The Note Off is quantised as well: This not only changes the note length but as each Note Off will be moved differently, it does so in an inconsistent way (Figure 5). For chords, this is rarely used, but for a solo it might be useful. If the intention was to play the solo in a legato manner (where each Note Off is butted up to the next Note On), then this type of quantisation will produce the required result. Unfortunately, the same quantise value is usually used for Note On and Off so unless the part has been played in accurately, the Note Off quantise is unlikely to produce correct legato - some Notes Off will be quantised to the wrong position.
Most of the more expensive computer sequencers offer different types of quantisation. These do more than just move Notes On and Off, and so are flexible and often more useful.
The Over Quantise in Steinberg's Cubase uses the quantise value you select but takes into account whether you play in front of, or behind the beat. It then attempts to retain the "feel" of your music and will even line up the Notes On of chords. The Musical Quantise II feature found on C-Lab's Creator/Notator is a similar function, and uses the timing of notes around the quantise positions to decide how best to move note events. Notes played behind the beat will be pulled forward and vice versa - this produces the possibility of actually changing the playing style of someone who wants to sound "lazy". Consequently, intelligent quantisation functions often have problems handling your style if your playing is too erratic.
Another quantisation option is to leave notes which are close to the quantise position unchanged, and to move notes which are further away towards the quantise position. Cubase's Iterative Quantise works in this way: you set a number of ticks (192 ticks = a quarter note) distance from the quantise position within which notes are not moved, and then set a percentage movement towards the quantise position for the remaining notes. A setting of 50% will move a note halfway between its current position and the quantise position. Creator/Notator's Capture Quantise works the other way round: if a note is within the capture range it is moved, otherwise it's left untouched. This function uses percentage movement in the same way as Iterative Quantise.
Sometimes, you know what feel you want but can't play it in. Both Creator/Notator and Cubase offer a Groove Quantise option in which a preset "template" is used. This template is a pattern where the quantise positions are in odd and exotic places. The success of the result still depends largely on how accurately you have played in the original part, however, because various types of tuplet (triplets, 5ths, 7ths) feel may have to be dealt with, and misinterpretation of the original musical intention is all too easy.
Now let's take a situation where a pianist has played in a part which has excellent feel and where you want to take that feel and impose it on a string part playing alongside. Creator/Notator's User-defined Groove is intended specifically for this. It analyses the timing of the piano part, uses it as a template and attempts to quantise the strings using the same parameters as for Capture Quantise (see above). It also has the ability to change the velocities of the notes in a similar fashion. Cubase's Match Quantise is a simpler function which is intended primarily for use with drum parts. The notes in the reference track need to be pretty regular (like a hi-hat for instance), and these "pulses" are then used as the quantise positions. The quantise value you set then determines which notes of another part are moved to the reference positions.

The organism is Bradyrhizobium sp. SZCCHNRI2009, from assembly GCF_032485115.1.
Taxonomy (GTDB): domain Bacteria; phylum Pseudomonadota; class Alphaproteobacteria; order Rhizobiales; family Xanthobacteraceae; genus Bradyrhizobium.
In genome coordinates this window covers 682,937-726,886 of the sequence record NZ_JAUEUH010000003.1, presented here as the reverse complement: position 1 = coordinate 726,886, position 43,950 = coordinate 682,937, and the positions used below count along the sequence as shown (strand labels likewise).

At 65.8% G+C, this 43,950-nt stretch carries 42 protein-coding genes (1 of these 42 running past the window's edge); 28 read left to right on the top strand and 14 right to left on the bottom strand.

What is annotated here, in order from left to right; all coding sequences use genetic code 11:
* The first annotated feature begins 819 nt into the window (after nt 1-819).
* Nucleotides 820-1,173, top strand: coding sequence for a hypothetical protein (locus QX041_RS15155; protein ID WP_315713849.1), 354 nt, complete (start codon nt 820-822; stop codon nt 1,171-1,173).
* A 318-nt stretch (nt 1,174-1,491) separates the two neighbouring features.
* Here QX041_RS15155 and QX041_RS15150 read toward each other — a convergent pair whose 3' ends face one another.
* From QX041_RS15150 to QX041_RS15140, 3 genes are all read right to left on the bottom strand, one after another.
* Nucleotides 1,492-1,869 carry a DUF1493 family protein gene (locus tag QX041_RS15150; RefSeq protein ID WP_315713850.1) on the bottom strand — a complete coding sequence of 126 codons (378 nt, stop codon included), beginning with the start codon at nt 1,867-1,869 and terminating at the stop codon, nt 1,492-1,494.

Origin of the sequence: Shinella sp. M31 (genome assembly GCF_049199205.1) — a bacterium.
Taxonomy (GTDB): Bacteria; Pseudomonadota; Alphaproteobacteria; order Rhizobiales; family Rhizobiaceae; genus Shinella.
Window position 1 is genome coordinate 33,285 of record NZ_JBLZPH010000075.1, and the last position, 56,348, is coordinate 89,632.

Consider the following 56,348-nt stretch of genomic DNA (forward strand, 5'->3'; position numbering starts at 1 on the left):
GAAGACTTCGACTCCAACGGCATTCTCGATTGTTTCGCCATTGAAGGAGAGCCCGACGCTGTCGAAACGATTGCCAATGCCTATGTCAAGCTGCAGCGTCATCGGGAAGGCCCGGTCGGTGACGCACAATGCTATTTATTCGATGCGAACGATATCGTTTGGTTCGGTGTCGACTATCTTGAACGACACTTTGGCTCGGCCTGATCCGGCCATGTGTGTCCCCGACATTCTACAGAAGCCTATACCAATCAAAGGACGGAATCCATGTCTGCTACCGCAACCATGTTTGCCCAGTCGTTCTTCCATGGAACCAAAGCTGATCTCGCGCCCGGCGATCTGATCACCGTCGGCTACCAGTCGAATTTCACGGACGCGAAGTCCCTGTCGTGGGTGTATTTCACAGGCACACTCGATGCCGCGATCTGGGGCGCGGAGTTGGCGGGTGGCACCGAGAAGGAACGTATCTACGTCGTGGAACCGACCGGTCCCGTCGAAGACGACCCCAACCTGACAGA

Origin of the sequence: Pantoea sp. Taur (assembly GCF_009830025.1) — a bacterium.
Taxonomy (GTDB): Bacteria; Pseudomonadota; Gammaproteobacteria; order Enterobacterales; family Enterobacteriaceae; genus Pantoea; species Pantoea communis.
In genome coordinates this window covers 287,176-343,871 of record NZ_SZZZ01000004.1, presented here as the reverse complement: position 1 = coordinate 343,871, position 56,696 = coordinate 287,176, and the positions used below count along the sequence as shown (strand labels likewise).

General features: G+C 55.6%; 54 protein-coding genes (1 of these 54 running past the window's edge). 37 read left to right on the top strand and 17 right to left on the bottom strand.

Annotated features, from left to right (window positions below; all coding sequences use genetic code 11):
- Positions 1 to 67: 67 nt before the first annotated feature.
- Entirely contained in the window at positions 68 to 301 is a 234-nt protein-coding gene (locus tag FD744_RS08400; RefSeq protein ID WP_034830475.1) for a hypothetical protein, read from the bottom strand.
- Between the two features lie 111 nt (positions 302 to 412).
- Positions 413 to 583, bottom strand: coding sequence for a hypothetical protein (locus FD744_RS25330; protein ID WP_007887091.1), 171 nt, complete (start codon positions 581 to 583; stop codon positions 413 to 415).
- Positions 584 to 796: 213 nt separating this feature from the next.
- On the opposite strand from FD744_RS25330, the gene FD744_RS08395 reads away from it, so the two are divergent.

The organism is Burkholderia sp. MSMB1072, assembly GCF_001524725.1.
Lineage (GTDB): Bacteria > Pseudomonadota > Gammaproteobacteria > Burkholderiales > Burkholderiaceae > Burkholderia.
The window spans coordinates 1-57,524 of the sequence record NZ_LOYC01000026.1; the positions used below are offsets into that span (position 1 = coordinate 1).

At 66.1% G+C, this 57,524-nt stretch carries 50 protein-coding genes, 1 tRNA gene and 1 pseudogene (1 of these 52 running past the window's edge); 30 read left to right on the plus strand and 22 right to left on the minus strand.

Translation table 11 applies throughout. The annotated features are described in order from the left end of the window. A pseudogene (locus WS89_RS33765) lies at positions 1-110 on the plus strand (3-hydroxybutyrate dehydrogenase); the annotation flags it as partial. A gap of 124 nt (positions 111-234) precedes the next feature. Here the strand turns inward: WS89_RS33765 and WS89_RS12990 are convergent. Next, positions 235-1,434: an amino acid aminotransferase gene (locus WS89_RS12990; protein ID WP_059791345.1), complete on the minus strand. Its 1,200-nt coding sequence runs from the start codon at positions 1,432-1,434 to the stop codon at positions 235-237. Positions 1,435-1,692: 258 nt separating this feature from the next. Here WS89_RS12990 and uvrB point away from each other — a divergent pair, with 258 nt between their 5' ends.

Creator/Notator allows you to take this idea further with its Adaptive Groove function. This uses seven parameters to seriously reshape your playing, although the muso fraternity would certainly argue that the time taken to get to grips with a function like this would be better spent brushing up your playing technique.
Deciding whether or not to hit the quantise button depends largely on whether your sequencer also gives you the option to "undo" quantising. Most computer sequencers do whereas most hardware sequencers don't. If you can't undo an operation which can have drastic effects on your sequence, you're well advised to make a copy of the part you're about to alter before proceeding. If you can select and change quantise values while your sequencer is playing back, this will give you an immediate idea of whether or not you're doing the right thing. If not, then it's play, stop, quantise, play, stop, change, play, stop...
Another approach to quantising is to use an auto-quantise function. These are most useful when recording drum parts in "loop in overdub" mode, because there are few things worse than trying to build up a drum part when each part is out of sync with every other. Each time the part loops round, what you hear has already been quantised. You can usually change the quantise value from one cycle to the next, but make certain that this too can be undone, otherwise the wrong quantise value will ruin your "take". You won't get a second chance.
Finally, remember that the timing inaccuracies caused by the queueing up of MIDI data (due to MIDI's serial nature) and the reaction time of your multitimbral synths is likely to adversely affect the nuances which can be achieved with some of the complex quantisation methods. Sometimes the simplest solutions are the best; Note On quantise with no change of note length will do the job in most cases. But then, technology is there to be used...
Feature by Vic Lennard